Cooks environmentalist says more needs to be done to stop unsustainable fishing
A Cook Islands environmentalist says more needs to be done to stop unsustainable fishing.
A Cook Islands environmentalist says the Prime Minister's decision to defer the signing of a purse seine fishing agreement with the European Union is just the beginning of her call to phase out the activity.
June Hosking and her husband Andrew, who live in Mauke, launched a petition in September aimed at persuading Henry Puna not to opt into the Fisheries Partnership Agreement to allow four purse seiners to fish in the country's Exclusive Economic Zone.
The Prime Minister has called for public consultation before cabinet makes its decision.
June Hosking told Beverley Tse that more needs to be done to stop unsustainable fishing methods.
JUNE HOSKING: There were seven issues on that petition to ask them not to sign the European Union agreement at all, don't even consider it, to over time phase out purse seining altogether - and I realise that's a big biggie. What I'm saying is could the Cook Islands take the brave step of going to all the other island nations and saying 'Let's just say no'. And what gets thrown in my face is 'We get so many million dollars from this. We need this'. But the fact is, what I have been told by the guys who do the calculations, is what they pay us and what they take works out to about 6 cents a kilo they're paying for their tuna, so...
BEVERLEY TSE: That's really low.
JH: (Laughs) Really low! Yeah, it is. In fact, one of the guys who approached me, he works in finance, right? His thing was 'They're throwing our fish away '. It wasn't so much about sustainability. He's just saying 'We should at least get a good price', you know? And I agree. So one of the other things I asked on the petition was to revalue the fish. Think about this - the Pacific holds 12% of the global population. We, according to what I've been reading and learning about, hold 50% of the fish stocks of the world, okay? Think about this. Why are we giving away a resource? We have a massive bargaining chip. To me, when we run out of oil and what have you, when fossil fuels are gone, there are alternative sources of energy. When we run out of fish we can't make fish. I think there should be a review of what can be taken, so the total catch. And we ask for FADs - fishing aggregate devices - they're the artificial reef things they have around... Purse seine, what they do is attract fish into one area, right, so the problem is that a FAD will attract your algae eaters, your turtles and what have you, and then other things, sharks and stuff, only come in because they're attracted to the turtles. So they're going to get all sorts.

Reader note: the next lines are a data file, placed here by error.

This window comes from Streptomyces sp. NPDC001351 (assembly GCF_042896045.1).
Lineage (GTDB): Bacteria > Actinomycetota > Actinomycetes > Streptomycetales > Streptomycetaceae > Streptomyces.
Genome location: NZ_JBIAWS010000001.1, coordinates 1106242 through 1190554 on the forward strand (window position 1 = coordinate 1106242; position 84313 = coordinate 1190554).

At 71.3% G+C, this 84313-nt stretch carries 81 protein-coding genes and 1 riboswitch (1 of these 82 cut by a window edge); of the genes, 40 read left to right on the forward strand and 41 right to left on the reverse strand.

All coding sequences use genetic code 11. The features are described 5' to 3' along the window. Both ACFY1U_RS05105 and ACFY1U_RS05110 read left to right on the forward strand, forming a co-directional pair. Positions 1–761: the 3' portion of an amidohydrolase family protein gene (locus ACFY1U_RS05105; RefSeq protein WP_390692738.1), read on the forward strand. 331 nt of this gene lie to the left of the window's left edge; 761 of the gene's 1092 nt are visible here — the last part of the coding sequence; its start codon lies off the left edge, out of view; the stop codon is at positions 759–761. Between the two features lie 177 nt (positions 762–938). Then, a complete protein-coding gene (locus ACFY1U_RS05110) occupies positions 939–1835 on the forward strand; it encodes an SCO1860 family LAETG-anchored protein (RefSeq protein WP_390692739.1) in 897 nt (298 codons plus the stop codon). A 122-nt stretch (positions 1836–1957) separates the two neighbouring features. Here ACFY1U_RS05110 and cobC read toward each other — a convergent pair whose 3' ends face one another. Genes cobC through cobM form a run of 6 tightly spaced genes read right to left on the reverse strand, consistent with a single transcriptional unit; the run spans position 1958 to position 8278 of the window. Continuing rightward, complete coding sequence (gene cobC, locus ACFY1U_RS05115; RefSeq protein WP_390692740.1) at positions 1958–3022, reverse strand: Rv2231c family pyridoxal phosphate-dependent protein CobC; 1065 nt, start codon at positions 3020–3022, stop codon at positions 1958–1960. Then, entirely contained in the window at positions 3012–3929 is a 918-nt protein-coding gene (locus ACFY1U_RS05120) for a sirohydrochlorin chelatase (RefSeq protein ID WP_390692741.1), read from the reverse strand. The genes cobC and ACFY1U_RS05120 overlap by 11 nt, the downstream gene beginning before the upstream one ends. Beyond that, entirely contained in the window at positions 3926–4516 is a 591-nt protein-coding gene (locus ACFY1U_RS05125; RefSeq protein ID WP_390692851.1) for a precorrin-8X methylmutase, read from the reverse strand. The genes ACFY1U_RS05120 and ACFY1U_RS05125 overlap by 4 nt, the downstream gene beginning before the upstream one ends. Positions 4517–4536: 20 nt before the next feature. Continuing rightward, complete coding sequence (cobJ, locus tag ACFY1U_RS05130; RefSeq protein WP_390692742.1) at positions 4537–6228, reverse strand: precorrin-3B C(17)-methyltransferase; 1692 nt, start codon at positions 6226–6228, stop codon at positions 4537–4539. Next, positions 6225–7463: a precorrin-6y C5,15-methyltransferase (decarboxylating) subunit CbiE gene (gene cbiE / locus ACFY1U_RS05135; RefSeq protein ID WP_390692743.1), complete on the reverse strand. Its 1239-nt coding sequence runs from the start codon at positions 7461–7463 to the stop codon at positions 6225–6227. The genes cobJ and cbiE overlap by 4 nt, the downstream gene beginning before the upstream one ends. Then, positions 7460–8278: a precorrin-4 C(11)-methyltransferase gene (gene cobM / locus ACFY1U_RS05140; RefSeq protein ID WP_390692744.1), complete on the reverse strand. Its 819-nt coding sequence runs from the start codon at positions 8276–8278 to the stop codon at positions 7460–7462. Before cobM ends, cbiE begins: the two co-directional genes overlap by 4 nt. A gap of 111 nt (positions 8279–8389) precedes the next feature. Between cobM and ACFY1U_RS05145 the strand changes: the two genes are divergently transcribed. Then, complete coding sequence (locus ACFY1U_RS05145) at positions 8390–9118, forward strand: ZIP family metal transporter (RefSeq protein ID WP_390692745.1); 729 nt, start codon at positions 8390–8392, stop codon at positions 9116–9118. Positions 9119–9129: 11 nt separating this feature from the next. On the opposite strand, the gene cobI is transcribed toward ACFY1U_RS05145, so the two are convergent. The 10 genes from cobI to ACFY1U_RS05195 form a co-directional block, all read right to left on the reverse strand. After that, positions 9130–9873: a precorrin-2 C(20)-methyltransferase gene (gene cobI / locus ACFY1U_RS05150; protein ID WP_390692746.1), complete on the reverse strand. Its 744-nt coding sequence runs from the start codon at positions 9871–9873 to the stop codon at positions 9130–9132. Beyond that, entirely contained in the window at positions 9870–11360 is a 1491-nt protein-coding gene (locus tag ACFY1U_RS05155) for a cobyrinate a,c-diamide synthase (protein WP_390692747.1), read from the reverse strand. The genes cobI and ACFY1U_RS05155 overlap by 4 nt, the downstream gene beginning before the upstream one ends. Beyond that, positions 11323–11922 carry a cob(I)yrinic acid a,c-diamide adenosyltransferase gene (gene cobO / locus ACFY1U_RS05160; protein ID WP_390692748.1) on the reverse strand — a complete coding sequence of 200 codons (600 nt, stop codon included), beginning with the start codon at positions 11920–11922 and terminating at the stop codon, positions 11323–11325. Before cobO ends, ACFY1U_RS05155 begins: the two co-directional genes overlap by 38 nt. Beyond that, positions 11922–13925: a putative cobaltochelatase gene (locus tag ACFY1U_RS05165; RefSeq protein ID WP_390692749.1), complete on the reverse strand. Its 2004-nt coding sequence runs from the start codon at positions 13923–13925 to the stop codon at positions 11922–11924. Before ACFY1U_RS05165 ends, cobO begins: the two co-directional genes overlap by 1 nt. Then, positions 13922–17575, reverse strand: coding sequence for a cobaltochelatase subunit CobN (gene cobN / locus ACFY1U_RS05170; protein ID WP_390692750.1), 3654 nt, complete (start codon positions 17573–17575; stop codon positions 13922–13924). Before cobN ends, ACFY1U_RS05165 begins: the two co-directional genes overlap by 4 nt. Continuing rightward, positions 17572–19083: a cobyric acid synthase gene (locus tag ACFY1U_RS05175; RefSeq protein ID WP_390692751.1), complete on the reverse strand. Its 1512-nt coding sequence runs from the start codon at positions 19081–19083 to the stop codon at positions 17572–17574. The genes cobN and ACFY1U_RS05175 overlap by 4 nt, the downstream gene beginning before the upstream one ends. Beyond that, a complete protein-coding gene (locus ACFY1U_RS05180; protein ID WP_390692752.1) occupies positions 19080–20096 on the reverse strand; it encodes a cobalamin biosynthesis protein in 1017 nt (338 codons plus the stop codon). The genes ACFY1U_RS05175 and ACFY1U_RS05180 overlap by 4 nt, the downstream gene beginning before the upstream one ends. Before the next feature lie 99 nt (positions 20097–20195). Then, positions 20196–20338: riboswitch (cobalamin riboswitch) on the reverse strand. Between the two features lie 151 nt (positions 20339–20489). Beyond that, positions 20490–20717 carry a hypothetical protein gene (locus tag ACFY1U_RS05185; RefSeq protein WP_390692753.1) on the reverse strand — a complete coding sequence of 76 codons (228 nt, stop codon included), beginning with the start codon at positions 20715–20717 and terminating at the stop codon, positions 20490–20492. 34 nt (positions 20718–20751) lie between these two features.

BT: So you're basically wanting a ban on the FADs?
JH: No FADs, but FADs close to coast. So, in other words, for local fishermen, home fishing, because they're useful for us, even for safety reasons. Because some of the fishermen are going out just in a waka.
BT: So do you feel like your petition has gained some momentum?
JH: Yeah, definitely. It's really cool that Sydney is into it and they're talking to EcoNorfolk. They've also been chatting with fishing mates in Australia. 'Cause this isn't just our issue, right? New Zealand and Australia must get involved.
To embed this content on your own webpage, cut and paste the following: